In response to the publication today by the European Commission (EC) of the CRR3 proposal, which implements the final December 2017 Basel III rules and concludes the post 2008 financial crisis regulatory repair programme, Michael Lever, Head of Prudential Regulation, at AFME said:
“European banks have raised hundreds of billions in equity capital since the financial crisis, resulting in record capital levels and high resilience as evidenced by the recent results of the exceptionally severe European stress test. It will be important, therefore, that the co-legislators adhere to the Basel standard setters’ commitment to avoid any significant further increases in minimum capital requirements.
“Unfortunately, several impact studies suggest that this is unlikely to be the case with the largest European banks facing material increases to their capital requirements, especially once all required capital buffers, such as banks’ management buffers, are included. This could have negative consequences for lending and broader economic activity if balance sheet growth is constrained to conserve capital.
“We welcome the Commission’s intention to extend the implementation date for the proposal until 1 January 2025 and strongly recommend that this is globally agreed on to ensure the simultaneous adoption of all proposals. We also support the suggestions to maintain limited European market specificities while remaining faithful to the Basel principles and proposed improvements to the treatments of exposures to unrated corporates and low risk real estate lending. However, these are unlikely to go far enough to avoid material capital increases which risk undermining banks’ ability to support their customers’ financing needs as they recover from the impact of the Covid-19 pandemic. Further adjustments to the proposals are therefore likely to be required, including changes to the calibration of the Output Floor - the market impact of which is likely to be felt from 2025, despite its planned five-year phase-in - and to limit the impact of this measure on specific asset classes and business lines.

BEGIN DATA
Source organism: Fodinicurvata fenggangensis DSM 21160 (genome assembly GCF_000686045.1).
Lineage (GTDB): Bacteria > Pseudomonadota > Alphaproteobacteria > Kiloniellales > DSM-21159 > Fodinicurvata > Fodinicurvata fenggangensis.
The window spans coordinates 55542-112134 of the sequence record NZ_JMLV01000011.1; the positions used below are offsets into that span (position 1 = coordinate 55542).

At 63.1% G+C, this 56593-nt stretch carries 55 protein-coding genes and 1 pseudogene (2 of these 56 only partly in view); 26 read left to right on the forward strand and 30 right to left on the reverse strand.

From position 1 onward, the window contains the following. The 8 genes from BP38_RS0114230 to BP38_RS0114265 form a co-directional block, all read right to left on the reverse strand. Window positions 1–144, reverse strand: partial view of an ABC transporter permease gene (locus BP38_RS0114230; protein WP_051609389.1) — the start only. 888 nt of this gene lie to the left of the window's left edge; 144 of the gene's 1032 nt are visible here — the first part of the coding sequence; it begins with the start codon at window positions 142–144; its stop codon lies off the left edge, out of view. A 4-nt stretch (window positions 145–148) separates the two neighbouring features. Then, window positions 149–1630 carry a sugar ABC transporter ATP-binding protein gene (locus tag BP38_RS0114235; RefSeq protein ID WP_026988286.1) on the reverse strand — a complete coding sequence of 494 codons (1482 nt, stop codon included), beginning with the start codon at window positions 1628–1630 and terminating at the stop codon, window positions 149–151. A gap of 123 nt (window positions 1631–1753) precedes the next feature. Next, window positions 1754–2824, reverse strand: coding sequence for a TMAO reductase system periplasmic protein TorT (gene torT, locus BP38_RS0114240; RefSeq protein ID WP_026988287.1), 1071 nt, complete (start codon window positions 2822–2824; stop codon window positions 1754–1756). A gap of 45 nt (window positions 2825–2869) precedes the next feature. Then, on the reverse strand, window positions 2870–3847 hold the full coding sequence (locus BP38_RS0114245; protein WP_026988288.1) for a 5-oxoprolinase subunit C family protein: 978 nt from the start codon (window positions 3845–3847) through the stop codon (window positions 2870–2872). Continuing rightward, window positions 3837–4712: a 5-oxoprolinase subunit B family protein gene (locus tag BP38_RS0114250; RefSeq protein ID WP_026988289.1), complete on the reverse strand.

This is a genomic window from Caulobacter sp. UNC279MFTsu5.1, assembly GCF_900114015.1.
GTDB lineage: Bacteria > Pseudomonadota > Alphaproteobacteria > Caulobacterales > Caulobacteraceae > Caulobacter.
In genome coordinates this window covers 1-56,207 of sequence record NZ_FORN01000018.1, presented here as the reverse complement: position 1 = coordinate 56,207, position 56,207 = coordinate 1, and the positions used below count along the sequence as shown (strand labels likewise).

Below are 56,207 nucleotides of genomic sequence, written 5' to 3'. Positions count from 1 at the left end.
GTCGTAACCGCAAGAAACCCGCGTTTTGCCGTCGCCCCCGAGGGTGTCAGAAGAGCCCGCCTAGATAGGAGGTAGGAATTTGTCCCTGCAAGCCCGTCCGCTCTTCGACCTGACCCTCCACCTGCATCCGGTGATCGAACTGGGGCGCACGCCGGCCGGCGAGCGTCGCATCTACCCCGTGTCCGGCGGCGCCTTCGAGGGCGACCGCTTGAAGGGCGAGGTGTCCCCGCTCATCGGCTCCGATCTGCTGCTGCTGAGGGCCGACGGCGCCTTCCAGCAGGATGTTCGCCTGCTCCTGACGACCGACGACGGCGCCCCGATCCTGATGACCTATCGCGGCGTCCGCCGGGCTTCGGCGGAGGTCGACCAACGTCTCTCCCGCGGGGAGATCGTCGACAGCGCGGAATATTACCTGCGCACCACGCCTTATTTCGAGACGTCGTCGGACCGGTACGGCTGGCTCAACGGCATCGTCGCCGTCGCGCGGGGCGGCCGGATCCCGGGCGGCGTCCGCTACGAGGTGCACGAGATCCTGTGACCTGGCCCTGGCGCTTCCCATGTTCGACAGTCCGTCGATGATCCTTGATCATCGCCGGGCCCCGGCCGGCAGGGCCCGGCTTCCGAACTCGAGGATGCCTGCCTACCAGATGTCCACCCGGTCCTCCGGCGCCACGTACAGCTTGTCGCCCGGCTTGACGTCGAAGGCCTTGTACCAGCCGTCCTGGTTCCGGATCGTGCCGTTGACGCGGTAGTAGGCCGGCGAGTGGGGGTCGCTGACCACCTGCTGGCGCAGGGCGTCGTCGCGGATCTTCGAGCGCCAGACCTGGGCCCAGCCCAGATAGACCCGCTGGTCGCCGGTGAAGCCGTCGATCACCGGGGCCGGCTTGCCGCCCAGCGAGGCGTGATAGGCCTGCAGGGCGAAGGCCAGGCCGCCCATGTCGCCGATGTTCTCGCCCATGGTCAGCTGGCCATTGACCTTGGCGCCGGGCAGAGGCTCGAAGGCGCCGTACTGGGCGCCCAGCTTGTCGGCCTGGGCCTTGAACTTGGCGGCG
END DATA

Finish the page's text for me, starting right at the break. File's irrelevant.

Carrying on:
“The Commission is also proposing enhancements to the regime relating to the regulation and supervision of third country branches to address diverging practices and overlapping requirements. AFME supports proposals to harmonise current practices to ensure appropriate visibility and strengthen international cooperation arrangements. However, such arrangements should place a high degree of reliance on home state supervisory regimes and avoid any mandatory requirement for local subsidiarisation without a full understanding of the reasons for doing so and only then where it is not possible to reach alternative supervisory solutions.”
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